- “In 1908 to 1913, Driesch's position towards mechanical physics and metaphysics changed. The change is due to the fact that he no longer believes that qualitative energetics can take the place of a real theory of matter, whether mechanical or electrodynamical. He now regards a critical metaphysic as possible, and no longer supports any kind of conceptual phenomenalism as the final word of philosophy.”
- — Charles Ogden (1914), “Translators Preface” to The History and Theory of Vitalism (pgs. v-vi)
Driesch argued, supposedly, that the operation of entelechy, as occasion requires, suspends the operation of the second law of thermodynamics. Where he says this, it remains to be seen? In his The History and Theory of Vitalism (pg. 7) he uses the term "thermodynamics" once, alluding to the premise that in the biological sciences "chance" events and discoveries are important, but the discussion of very superficial, and he does not seem to reject thermodynamics directly, but only indirectly?
Entelechy | X-Agents
In c.1910, Driesch dubbed this nonmaterial life force by the name "entelechy", an "inner teleology"; the notion of “entelochies” conceived as a sort of inner goal-directed agent hypothesized to be the mechanism behind developmental organism traits. He occasionally also employed the term "x-agent" in a synonymous fashion. This was conceptualized as a nonmaterial “life force” that supervised and regulated embryological development; the following is one take on his entelechy:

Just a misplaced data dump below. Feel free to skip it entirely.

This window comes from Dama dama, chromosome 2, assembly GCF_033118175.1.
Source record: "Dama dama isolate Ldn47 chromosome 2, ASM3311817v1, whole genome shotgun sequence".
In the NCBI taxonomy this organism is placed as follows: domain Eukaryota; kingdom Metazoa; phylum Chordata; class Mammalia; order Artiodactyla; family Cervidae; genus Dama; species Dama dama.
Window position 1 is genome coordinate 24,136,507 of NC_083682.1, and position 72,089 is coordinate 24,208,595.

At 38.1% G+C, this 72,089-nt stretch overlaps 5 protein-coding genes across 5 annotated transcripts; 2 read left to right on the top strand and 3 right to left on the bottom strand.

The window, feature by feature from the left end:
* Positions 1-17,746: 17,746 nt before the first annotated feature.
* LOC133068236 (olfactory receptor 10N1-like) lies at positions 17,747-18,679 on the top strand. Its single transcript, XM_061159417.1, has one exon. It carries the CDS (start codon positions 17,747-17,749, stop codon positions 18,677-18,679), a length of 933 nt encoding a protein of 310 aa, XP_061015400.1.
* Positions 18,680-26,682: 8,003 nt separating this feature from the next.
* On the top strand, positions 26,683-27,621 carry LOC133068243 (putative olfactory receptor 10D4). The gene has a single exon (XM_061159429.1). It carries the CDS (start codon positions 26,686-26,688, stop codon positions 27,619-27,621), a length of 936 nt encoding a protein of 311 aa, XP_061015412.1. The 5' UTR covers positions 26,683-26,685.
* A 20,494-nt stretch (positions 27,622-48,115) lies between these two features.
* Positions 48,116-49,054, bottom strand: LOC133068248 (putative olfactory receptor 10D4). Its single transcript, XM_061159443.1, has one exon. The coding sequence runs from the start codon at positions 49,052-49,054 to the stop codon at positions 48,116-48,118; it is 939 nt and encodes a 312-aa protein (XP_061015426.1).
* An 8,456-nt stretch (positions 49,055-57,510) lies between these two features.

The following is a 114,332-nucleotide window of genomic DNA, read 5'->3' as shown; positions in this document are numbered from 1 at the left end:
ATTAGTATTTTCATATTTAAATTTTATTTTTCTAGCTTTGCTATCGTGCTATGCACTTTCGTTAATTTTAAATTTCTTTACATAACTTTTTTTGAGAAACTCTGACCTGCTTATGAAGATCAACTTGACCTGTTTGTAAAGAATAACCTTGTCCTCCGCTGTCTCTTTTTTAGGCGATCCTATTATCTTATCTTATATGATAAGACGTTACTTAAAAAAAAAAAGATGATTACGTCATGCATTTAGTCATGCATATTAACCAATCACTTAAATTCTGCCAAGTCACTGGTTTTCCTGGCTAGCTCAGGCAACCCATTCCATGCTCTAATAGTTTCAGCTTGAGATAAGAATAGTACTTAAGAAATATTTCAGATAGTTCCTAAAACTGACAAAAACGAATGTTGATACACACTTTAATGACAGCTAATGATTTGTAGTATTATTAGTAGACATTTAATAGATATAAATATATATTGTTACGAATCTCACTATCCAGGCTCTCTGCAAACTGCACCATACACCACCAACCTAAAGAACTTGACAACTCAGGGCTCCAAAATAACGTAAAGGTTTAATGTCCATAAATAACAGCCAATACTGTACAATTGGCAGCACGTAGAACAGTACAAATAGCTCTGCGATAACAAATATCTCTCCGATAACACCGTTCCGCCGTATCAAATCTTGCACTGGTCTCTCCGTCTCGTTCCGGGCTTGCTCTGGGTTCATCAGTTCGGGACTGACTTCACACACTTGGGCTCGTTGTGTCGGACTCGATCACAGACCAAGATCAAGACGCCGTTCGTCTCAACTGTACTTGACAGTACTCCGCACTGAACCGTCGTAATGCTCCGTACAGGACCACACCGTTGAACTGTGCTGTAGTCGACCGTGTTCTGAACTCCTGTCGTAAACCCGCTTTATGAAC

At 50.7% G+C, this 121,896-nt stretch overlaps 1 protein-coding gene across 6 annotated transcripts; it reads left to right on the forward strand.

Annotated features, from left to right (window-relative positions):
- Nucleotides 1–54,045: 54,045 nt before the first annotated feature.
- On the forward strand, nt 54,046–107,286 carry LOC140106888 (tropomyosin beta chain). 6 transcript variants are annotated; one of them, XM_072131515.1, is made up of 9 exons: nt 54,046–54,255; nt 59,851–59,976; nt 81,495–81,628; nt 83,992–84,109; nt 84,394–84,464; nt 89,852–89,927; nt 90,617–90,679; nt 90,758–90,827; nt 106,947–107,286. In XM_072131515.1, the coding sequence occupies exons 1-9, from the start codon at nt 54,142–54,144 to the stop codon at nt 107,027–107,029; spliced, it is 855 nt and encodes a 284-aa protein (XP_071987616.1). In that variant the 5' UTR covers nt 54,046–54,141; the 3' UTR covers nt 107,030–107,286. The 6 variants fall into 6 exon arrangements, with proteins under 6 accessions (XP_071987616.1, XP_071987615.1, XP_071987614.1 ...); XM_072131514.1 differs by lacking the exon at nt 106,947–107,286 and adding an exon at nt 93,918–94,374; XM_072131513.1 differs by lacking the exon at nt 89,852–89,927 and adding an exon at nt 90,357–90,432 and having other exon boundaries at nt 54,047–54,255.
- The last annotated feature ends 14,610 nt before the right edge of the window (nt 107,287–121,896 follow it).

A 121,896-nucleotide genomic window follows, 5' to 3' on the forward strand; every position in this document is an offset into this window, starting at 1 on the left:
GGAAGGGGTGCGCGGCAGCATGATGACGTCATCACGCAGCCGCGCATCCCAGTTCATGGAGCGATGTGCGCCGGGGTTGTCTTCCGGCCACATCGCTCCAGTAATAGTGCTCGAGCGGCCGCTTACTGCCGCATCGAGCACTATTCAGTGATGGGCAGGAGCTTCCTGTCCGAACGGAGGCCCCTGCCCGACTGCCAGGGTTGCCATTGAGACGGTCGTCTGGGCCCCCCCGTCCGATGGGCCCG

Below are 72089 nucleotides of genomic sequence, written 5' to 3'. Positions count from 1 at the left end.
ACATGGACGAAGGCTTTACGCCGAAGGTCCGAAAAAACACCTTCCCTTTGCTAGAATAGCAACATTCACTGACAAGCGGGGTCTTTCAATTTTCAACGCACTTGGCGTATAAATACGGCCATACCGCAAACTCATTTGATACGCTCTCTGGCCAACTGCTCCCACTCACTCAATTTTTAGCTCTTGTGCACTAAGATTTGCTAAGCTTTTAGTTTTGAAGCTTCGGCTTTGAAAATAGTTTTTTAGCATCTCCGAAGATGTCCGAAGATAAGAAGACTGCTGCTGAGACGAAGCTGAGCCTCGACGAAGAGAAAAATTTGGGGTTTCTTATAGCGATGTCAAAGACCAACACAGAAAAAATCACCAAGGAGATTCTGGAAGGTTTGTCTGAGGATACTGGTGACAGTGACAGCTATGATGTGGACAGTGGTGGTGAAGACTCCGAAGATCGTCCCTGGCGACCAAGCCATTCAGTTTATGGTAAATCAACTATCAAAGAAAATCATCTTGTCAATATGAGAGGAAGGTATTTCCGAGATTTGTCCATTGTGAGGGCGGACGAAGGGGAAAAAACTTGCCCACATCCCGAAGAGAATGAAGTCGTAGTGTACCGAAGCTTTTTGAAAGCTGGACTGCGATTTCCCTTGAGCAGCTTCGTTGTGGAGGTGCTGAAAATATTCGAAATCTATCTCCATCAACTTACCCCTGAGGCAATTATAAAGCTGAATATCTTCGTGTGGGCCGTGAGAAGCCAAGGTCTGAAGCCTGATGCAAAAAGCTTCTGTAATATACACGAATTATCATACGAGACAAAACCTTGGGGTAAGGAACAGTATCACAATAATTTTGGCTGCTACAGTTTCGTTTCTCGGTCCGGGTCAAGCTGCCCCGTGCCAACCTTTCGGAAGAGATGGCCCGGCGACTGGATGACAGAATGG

- “In the main, Driesch’s ‘entelechy’ remained a spaceless, timeless, and manifold whole, whose individual parts were themselves whole, manifold, and individual, but in contrast with the former, also, material, which means, existing in space and time.”
- — Horst Freyhofer (1982), The Vitalism of Hans Driesch (pg. 166) 
In 1914, Driesch, having given several lectures on this, at several universities, began to solidify his views as follows:
- “Whenever anything is produced by nature or by art, according to Aristotle, there arises something which is potentially (δυναμει οv) through something which is in actuality (εντελεχεια οv). The question is as to the words dynamis and entelechy. By dynamis is not really meant what in modern terminology would be called ‘potentiality’ or ‘potential energy’, at least not that only, and in any case not in the passage to which we have drawn attention. The concept is much wider: by dynamis the statue is already contained in the block of marble, and indeed it is in this sense, as we shall see later on, that Aristotle uses the word in our passage. Entelechy is that which ‘is’ in the highest sense of the word, even if it is not strictly a realized thing; in this sense the statue, before it is realized, exists in the mind of the sculptor. We can see that the concept of entelechy rather than that of dynamis corresponds, though not completely, to the modern concept of the potential.”